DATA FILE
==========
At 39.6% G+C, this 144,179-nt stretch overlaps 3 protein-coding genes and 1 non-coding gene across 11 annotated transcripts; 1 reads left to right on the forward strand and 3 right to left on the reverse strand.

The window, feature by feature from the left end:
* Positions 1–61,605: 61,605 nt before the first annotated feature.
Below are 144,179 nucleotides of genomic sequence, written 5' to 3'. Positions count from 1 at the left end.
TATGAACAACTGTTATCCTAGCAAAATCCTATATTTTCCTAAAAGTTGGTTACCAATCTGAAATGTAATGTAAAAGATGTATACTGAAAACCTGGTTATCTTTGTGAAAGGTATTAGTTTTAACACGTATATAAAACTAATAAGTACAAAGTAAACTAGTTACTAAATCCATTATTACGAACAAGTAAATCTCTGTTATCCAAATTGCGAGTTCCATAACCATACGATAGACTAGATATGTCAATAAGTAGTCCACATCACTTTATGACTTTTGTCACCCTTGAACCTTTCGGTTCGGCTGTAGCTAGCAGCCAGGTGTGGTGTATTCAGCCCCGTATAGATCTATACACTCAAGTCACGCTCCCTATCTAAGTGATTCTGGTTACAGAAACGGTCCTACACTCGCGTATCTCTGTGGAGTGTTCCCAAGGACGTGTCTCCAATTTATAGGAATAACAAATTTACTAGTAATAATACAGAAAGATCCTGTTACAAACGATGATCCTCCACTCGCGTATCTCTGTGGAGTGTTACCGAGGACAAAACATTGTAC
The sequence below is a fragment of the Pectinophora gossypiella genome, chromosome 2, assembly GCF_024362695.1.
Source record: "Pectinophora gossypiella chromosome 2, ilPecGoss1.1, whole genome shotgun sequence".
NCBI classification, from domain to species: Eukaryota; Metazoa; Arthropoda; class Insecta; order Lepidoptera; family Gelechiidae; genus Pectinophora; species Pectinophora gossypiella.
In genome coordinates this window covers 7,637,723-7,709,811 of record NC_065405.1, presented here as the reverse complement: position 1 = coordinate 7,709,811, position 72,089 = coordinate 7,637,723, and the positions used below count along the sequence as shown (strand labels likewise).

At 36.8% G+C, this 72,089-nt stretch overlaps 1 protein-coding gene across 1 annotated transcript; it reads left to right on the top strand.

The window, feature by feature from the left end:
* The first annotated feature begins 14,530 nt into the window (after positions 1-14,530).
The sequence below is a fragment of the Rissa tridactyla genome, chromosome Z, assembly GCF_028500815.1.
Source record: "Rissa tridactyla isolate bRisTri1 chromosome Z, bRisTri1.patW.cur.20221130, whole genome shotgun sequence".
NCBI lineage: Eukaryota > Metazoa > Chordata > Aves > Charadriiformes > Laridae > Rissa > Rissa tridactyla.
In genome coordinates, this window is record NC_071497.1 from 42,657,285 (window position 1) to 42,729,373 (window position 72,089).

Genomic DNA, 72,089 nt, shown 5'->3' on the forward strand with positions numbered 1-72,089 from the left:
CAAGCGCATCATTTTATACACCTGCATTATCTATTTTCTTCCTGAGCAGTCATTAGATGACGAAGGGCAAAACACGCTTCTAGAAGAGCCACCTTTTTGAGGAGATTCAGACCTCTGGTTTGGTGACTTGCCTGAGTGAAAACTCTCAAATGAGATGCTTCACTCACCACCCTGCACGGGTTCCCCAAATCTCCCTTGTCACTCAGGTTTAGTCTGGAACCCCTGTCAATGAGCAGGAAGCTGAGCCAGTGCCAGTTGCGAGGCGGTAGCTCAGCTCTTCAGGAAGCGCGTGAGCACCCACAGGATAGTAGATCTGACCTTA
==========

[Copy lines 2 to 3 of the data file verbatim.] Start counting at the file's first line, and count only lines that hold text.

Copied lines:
The window, feature by feature from the left end:
* Positions 1–61,605: 61,605 nt before the first annotated feature.